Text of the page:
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Gene-expression changes in knee-joint tissues with aging and menopause: implications for the joint as an organ

Authors Rollick NC, Lemmex DB, Ono Y, Reno CR, Hart DA, Lo IK, Thornton GM

Received 22 September 2017

Accepted for publication 23 December 2017

Published 1 March 2018 Volume 2018:13 Pages 365—375

DOI https://doi.org/10.2147/CIA.S151453

Checked for plagiarism Yes

Review by Single-blind

Peer reviewers approved by Dr Amy Norman

Peer reviewer comments 2

Editor who approved publication: Dr Richard Walker


Natalie C Rollick,1 Devin B Lemmex,1 Yohei Ono,1,2 Carol R Reno,1 David A Hart,1 Ian KY Lo,1 Gail M Thornton1,3

1McCaig Institute for Bone and Joint Health, Section of Orthopaedic Surgery, Department of Surgery, University of Calgary, Calgary, AB, Canada; 2Department of Orthopaedic Surgery, Nagoya University Graduate School of Medicine, Nagoya, Japan; 3Department of Orthopaedics, University of British Columbia, Vancouver, BC, Canada

Background: When considering the “joint as an organ”, the tissues in a joint act as complementary components of an organ, and the “set point” is the cellular activity for homeostasis of the joint tissues. Even in the absence of injury, joint tissues have adaptive responses to processes, like aging and menopause, which result in changes to the set point.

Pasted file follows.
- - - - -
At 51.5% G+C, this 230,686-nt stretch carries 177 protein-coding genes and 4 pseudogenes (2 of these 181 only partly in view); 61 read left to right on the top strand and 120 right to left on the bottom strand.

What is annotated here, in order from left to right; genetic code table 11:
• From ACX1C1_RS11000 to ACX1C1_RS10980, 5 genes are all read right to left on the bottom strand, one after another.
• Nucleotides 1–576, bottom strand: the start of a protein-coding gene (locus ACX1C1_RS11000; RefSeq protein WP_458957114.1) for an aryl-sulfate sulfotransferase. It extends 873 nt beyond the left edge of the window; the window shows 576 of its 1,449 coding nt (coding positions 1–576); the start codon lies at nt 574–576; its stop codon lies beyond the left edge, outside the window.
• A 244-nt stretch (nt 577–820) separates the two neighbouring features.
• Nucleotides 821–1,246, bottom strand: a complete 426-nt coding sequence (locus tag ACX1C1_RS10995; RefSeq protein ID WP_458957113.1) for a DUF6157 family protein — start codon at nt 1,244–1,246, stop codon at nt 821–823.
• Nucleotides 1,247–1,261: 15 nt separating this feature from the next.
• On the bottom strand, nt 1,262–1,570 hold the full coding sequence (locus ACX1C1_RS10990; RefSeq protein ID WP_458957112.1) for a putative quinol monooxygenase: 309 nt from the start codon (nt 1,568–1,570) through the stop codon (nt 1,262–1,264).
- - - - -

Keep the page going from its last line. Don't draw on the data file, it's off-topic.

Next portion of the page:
Purpose: The purpose of this study in a preclinical model was to investigate age-related and menopause-related changes in knee-joint tissues with the hypothesis that tissues will change in unique ways that reflect their differing contributions to maintaining joint function (as measured by joint laxity) and the differing processes of aging and menopause.
Methods: Rabbit knee-joint tissues from three groups were evaluated: young adult (gene expression, n=8; joint laxity, n=7; water content, n=8), aging adult (gene expression, n=6; joint laxity, n=7; water content, n=5), and menopausal adult (gene expression, n=8; joint laxity, n=7; water content, n=8). Surgical menopause was induced with ovariohysterectomy surgery and gene expression was assessed using reverse-transcription quantitative polymerase chain reaction.
Results: Aging resulted in changes to 37 of the 150 gene–tissue combinations evaluated, and menopause resulted in changes to 39 of the 150. Despite the similar number of changes, only eleven changes were the same in both aging and menopause. No differences in joint laxity were detected comparing young adult rabbits with aging adult rabbits or with menopausal adult rabbits.
Conclusion: Aging and menopause affected the gene-expression patterns of the tissues of the knee joint differently, suggesting unique changes to the set point of the knee. Interestingly, aging and menopause did not affect knee-joint laxity, suggesting that joint function was maintained, despite changes in gene expression. Taken together, these findings support the theory of the joint as an organ where the tissues of the joint adapt to maintain joint function.

Keywords: knee, aging, surgical menopause, joint as an organ

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